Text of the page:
Self Study Program 821603 – TDI Diesel
SVAG SSP 821603. The diesel engine was developed as an alternative means of power other than steam. Similar to the gasoline engine, the operation is based on the Otto cycle. The diesel engine is a compression-ignition engine. This means that tightly compressed air and injected fuel are used to power the engine; no spark plugs are used in this type of engine.
Rudolph Diesel is given the credit for the compression-ignition engine. His first attempts used coal dust as the fuel. These attempts resulted in the engines exploding. After continuous failed attempts, Diesel switched to a liquid fuel. The liquid fuel worked, and in 1895, the compression ignition engine was patented in the U.S. and became known as the diesel engine.
Traditionally, diesels have been considered reliable, but massive and noisy engines. They lacked power and were difficult to start in cold weather. Diesel engines seemed to be best suited for industrial use, where they have succeeded as universal workhorses.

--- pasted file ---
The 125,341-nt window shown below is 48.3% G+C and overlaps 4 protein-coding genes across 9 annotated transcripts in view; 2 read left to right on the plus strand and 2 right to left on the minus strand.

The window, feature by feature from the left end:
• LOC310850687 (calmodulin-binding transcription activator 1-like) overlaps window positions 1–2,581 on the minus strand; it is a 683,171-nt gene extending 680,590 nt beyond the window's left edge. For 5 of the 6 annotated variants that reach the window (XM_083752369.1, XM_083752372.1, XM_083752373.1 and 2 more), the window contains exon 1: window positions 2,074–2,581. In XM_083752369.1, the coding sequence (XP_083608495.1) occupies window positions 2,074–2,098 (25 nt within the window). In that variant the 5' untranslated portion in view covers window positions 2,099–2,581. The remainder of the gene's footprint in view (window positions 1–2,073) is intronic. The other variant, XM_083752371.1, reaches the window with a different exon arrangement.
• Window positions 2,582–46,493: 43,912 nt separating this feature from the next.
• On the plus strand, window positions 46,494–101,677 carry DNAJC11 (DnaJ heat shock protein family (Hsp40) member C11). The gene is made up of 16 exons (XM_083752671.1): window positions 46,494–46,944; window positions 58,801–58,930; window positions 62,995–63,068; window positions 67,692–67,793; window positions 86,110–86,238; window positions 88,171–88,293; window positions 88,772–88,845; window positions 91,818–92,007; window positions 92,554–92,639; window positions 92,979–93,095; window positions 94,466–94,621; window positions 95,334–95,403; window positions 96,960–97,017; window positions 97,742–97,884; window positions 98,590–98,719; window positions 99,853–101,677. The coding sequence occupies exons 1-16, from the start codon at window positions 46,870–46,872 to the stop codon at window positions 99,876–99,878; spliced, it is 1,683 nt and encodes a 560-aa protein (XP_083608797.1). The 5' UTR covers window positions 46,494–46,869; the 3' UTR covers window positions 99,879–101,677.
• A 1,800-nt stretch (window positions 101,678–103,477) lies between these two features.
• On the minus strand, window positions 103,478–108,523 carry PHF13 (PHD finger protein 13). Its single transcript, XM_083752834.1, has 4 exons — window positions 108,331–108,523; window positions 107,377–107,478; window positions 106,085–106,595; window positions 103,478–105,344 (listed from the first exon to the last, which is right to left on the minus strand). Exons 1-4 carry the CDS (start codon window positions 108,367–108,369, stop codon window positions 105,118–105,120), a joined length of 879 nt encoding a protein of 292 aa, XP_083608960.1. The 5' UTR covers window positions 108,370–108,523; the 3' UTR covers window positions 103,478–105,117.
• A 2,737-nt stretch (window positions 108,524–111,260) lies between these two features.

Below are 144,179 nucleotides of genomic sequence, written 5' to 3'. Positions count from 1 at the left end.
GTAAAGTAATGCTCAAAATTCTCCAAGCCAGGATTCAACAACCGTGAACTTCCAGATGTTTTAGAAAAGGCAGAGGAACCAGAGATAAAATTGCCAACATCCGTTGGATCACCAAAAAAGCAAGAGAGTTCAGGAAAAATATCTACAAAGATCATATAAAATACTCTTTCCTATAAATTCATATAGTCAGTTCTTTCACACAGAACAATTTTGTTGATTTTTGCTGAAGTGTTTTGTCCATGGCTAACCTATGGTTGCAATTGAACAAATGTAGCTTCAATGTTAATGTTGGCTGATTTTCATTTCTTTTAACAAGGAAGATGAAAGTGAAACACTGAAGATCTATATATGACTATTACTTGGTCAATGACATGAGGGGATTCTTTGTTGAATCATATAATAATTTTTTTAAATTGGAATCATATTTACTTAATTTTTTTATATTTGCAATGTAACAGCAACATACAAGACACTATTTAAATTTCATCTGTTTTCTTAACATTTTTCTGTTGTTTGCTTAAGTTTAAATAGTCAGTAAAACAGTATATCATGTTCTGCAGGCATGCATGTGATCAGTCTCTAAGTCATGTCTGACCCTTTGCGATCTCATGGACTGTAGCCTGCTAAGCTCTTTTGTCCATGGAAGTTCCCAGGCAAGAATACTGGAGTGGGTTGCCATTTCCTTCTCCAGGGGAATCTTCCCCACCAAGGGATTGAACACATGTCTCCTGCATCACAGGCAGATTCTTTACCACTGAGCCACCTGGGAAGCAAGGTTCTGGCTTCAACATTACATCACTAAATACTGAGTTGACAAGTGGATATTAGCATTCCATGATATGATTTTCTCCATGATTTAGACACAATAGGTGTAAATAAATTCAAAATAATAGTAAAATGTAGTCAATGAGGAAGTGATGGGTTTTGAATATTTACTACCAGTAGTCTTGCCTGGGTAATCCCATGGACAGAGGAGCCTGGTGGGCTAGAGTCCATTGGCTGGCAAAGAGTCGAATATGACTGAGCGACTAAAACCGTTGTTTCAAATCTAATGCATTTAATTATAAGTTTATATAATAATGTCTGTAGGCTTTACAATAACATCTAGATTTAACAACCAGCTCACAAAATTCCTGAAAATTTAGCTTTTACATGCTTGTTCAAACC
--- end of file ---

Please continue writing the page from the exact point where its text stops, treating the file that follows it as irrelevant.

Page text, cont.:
In an effort to explore all possibilities for cleaner, more efficient engines, Volkswagen has developed diesel engines that are practical for passenger car use.
Presently, the diesel is the only alternative engine capable of extraordinary fuel economy with a simple design devoid of complex emission controls.
- Fuel Supply
- Pump Injection System
- Engine Management
- Glow Plug System
- Functional Diagram
- Knowledge Assessment
This Self-Study Program covers information on Volkswagen TDI Technology.
This Self-Study Program is not a Repair Manual.
This information will not be updated.
For testing, adjustment and repair procedures, always refer to the latest electronic service information.